To further complicate matters, some of these genes contribute to more than one disorder. One such gene, known as Shank3, has been linked to both autism and schizophrenia.
MIT neuroscientists have now shed some light on how a single gene can play a role in more than one disease. In a study appearing in the Dec. 10 online edition of Neuron, they revealed that two different mutations of the Shank3 gene produce some distinct molecular and behavioral effects in mice.
“This study gives a glimpse into the mechanism by which different mutations within the same gene can cause distinct defects in the brain, and may help to explain how they may contribute to different disorders,” says Guoping Feng, the James W. and Patricia Poitras Professor of Neuroscience at MIT, a member of MIT’s McGovern Institute for Brain Research, a member of the Stanley Center for Psychiatric Research at the Broad Institute, and the senior author of the study.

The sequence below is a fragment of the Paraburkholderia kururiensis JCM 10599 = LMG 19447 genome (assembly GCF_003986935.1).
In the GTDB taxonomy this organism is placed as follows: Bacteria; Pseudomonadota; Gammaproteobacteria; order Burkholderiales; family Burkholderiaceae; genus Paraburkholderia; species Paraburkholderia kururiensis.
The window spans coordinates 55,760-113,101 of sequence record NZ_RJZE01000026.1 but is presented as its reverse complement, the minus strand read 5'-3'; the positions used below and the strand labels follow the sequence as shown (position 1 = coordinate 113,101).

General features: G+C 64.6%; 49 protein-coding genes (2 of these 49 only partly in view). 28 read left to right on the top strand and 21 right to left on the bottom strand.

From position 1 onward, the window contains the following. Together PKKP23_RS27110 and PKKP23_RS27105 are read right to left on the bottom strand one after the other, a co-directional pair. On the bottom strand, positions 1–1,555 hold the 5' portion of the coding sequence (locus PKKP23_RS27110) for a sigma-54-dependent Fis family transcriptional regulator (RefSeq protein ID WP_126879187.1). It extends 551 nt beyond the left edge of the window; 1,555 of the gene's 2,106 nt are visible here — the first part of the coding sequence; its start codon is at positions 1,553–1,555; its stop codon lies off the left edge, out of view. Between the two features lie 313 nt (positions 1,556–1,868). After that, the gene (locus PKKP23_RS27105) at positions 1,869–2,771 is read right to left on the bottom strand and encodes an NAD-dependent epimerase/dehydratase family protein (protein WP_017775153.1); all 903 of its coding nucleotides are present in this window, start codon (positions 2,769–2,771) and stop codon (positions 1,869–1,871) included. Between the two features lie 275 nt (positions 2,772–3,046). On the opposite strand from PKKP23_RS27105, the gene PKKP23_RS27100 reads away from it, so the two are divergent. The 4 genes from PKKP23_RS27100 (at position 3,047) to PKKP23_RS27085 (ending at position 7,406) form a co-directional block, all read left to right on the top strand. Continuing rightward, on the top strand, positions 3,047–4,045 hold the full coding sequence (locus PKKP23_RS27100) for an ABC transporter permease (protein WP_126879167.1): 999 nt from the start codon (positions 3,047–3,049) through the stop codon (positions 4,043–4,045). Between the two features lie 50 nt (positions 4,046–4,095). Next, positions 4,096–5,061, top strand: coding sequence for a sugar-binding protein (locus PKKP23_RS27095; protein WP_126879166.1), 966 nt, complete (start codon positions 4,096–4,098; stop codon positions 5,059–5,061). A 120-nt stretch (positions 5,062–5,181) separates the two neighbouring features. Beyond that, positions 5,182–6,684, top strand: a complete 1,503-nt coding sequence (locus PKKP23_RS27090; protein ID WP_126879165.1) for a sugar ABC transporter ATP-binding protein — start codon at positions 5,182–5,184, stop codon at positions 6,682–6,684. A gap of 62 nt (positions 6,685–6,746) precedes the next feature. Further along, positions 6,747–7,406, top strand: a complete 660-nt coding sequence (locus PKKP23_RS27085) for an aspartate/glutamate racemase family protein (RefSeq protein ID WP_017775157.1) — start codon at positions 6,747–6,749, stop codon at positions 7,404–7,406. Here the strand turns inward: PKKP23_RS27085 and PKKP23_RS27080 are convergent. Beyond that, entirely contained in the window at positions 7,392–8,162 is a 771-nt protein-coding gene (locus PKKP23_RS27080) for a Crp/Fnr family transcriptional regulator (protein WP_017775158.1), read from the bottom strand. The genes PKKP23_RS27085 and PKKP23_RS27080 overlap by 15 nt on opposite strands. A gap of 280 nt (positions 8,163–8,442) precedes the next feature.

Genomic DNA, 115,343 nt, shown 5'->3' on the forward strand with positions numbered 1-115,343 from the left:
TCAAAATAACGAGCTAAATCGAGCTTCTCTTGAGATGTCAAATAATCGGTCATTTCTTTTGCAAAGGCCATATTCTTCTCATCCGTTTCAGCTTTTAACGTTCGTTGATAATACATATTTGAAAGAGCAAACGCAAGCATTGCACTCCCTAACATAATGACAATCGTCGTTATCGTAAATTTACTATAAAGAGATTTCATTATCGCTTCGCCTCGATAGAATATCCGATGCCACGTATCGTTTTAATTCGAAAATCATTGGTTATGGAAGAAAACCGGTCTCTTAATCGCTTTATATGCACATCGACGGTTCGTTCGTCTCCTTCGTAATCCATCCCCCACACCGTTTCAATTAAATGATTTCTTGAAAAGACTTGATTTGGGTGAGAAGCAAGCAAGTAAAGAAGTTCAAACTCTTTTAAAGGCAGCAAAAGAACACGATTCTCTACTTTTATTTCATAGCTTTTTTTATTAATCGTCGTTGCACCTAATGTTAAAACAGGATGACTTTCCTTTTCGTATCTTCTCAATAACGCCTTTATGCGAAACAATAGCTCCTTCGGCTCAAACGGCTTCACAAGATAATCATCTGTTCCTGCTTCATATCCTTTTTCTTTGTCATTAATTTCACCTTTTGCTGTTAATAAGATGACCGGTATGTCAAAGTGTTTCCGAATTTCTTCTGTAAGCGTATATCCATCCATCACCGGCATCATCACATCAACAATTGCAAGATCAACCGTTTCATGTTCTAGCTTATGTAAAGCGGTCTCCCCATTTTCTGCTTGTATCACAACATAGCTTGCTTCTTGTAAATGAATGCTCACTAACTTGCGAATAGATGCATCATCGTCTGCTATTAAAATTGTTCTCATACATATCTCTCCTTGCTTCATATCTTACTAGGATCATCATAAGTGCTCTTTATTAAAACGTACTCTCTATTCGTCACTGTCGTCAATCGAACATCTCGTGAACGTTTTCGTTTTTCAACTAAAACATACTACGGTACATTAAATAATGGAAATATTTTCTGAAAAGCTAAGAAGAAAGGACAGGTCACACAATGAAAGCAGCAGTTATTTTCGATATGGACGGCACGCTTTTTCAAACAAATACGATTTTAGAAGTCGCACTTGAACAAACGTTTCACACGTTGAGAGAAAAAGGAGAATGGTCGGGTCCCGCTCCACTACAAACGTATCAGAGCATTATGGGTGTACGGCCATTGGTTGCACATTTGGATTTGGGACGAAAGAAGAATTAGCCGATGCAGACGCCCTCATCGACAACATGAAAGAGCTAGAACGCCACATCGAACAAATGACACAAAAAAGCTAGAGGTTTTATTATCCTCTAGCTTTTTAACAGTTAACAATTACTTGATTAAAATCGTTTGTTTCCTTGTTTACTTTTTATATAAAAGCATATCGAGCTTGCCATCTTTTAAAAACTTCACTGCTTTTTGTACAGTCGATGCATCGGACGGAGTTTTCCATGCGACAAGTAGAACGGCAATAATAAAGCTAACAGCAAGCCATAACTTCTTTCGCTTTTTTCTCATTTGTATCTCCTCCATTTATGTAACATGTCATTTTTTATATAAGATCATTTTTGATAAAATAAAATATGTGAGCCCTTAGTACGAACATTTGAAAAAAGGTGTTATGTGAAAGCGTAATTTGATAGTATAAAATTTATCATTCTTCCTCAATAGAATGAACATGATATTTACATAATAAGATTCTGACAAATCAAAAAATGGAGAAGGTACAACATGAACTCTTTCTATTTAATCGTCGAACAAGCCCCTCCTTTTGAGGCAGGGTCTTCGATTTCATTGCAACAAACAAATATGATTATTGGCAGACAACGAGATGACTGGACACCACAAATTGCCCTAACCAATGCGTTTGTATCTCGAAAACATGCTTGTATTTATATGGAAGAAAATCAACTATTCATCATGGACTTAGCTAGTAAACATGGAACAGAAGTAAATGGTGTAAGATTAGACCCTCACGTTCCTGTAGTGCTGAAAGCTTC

The findings also suggest that identifying the brain circuits affected by mutated genes linked to psychiatric disease could help scientists develop more personalized treatments for patients in the future, Feng says.
The paper’s lead authors are McGovern Institute research scientist Yang Zhou, graduate students Tobias Kaiser and Xiangyu Zhang, and research affiliate Patricia Monteiro.